and therefore .
...
Sorry if this is irrelevant, but how do you know it's 2 and not -2?

EDIT: Ah, don't worry, I realise you oculd just check it with
7. (Original post by abstraction98)
5) Tangent half angles? What quite does this method achieve and how exactly are , derived in terms of t? Is it simply by jiggling around trigonometric double angle formulae?
Can be used for solving and is a useful change of variable in some integrations.

One derivation for is:

On the second step above you divide through by cos^2.

Cos is in a similar fashion.
8. (Original post by ghostwalker)
Can be used for solving and is a useful change of variable in some integrations.

One derivation for is:

On the second step above you divide through by cos^2.

Cos is in a similar fashion.
Clever, thanks.

1, 2 now make complete sense. I am used to using Arounds method on specific type of functions - I was an idiot not to use it on these.

3, for some reason I am lost at what to do. It's probably deceptively simple. I'm so used to finding angle between multiple planes etc. I'll get there eventually.

By the the lack of response, I take it 4 is as painstaking as it looks.

The derivations in 5 are a great help thanks, although I am still at a loss to see what this achieves and why it is useful.

6 makes sense, although from a quick scan will need to have a look at where it comes from.

7, I can whittle it down to but not sure how to proceed from here.

8, I should probably be more specific. The specific question is and suggests, use
9. Try substituting (keeping in mind the expression for cos in terms of t). What it basically does is convert certain kinds of trigonometric integrals onto algebraic integrals which should be easier to do.

I don't really know what you mean by 4. Are you just trying to work out what f(x) is for various values of x? Raising something to the half is the same as square rooting, dunno if this is what you're after.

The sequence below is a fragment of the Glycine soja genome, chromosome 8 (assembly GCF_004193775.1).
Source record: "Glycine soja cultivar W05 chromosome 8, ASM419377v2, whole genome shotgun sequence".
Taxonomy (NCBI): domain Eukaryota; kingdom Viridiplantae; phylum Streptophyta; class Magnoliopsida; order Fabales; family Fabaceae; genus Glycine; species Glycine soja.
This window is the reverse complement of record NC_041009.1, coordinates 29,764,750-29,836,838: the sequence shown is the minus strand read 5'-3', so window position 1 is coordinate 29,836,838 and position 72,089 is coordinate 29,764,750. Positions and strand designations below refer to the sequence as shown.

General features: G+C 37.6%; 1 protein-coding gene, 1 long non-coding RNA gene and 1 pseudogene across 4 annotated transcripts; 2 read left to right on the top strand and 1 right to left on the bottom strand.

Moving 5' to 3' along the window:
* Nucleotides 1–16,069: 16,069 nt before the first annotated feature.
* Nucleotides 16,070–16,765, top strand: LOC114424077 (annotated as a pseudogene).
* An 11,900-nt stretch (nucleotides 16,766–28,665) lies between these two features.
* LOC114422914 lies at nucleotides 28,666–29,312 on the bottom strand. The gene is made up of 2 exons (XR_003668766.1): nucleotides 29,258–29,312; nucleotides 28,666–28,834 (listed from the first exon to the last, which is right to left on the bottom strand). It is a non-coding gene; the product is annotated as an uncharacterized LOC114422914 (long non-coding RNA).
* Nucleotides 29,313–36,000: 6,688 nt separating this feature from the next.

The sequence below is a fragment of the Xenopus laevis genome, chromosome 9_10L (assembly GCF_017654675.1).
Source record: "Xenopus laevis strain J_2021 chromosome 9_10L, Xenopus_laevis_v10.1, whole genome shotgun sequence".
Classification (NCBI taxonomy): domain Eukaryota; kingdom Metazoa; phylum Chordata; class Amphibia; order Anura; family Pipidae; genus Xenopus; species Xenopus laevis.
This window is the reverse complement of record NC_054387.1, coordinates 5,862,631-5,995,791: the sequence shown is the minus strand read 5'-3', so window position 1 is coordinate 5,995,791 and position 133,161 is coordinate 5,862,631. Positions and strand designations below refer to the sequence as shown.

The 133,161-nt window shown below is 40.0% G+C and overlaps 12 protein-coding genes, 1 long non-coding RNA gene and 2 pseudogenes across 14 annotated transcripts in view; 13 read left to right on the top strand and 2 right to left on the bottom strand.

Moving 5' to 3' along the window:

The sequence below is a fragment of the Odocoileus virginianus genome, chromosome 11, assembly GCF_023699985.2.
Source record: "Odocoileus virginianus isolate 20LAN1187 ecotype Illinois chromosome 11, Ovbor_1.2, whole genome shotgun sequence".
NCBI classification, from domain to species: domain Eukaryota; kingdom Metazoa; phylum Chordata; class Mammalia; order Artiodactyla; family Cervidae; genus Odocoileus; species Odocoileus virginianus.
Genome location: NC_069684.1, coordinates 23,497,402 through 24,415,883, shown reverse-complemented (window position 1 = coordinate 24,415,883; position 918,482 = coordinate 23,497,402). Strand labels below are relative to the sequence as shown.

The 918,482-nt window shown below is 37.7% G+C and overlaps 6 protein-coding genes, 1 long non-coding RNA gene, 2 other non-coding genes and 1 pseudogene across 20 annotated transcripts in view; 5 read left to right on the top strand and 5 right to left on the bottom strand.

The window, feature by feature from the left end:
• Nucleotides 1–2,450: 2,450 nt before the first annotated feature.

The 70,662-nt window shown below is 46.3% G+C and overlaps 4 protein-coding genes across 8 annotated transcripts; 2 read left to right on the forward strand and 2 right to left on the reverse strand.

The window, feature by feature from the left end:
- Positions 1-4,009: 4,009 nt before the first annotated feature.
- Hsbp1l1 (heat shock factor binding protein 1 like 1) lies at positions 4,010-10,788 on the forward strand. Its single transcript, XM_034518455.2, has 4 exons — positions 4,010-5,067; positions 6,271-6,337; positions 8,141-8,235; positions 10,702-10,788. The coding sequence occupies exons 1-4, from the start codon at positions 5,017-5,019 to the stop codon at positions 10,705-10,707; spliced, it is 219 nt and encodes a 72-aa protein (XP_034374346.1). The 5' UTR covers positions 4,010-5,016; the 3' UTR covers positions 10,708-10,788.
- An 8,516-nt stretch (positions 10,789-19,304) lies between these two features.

For 3, if you write each line in vector form, then take the dot product of the directions, you should be able to work out the angle between them.
10. (Original post by around)
Try substituting (keeping in mind the expression for cos in terms of t). What it basically does is convert certain kinds of trigonometric integrals onto algebraic integrals which should be easier to do.

I don't really know what you mean by 4. Are you just trying to work out what f(x) is for various values of x? Raising something to the half is the same as square rooting, dunno if this is what you're after.

For 3, if you write each line in vector form, then take the dot product of the directions, you should be able to work out the angle between them.
I will try that, wrt tangent half angles.

Sorry, my apologies. I am trying to expand with the binomial theorem. I know what to do, it just takes forever, looks ugly and is a bore. Wondering if there is a better method?

Yeh, I'm just being an idiot on three.
11. (Original post by abstraction98)
4) Is there a less painful way of expanding fuctions with the binomial theorem such as:

without using the binomial theorem on each part, evaluating the components of pascals triangle individually and doing some nasty division?
You shouldn't require any "nasty" divisions, if you rewrite it as:

Then it's just a long winded multiplications, depending on how many terms you require.
12. For 7)

A good technique for dealing with different multiples of theta in equations is the 'Sum to Product Formula'. There are four, I've noted the 2 you need to use.

So cos 3x + cos x =.....
sin3x + sinx = ......

Turns out to be me much easier to deal with, and gets to a point where you can start picking solutions much quicker.

The formula above, are something you probably should be aware that they exist, I usually just derive them when I need them.

For anecdotal and interest sake.

Derivation

cos (A + B) + cos (A - B) = 2cosAcosB

cos (A + B) - cos(A - B) = 2sinA sin B

(You can check these yourself)

Now we do a substitution.

let A = (u + v)/2 and B = (u - v)/2

(A + B) = u and (A - B) = v

We do this, because we need to be able to pick values of theta on the LHS at our own free will, which we can't do if its left as (A + B) and (A - B)

Applying that substitution to the equations

cos (A + B) + cos (A - B) = 2cosAcosB

cos u + cos v = 2 cos (u + v)/2 cos (u - v)/2

cos (A + B) - cos(A - B) = 2sinA sin B

cos u - cos v = 2 sin (u + v)/2 cos (u - v)/2

So now we can pick theta values for u and v, like x and 3x, or 5x,7x.... For which we can then given an expression which is a product and can be dealt with abit easier.

Damn didn't see GHOSH-5's.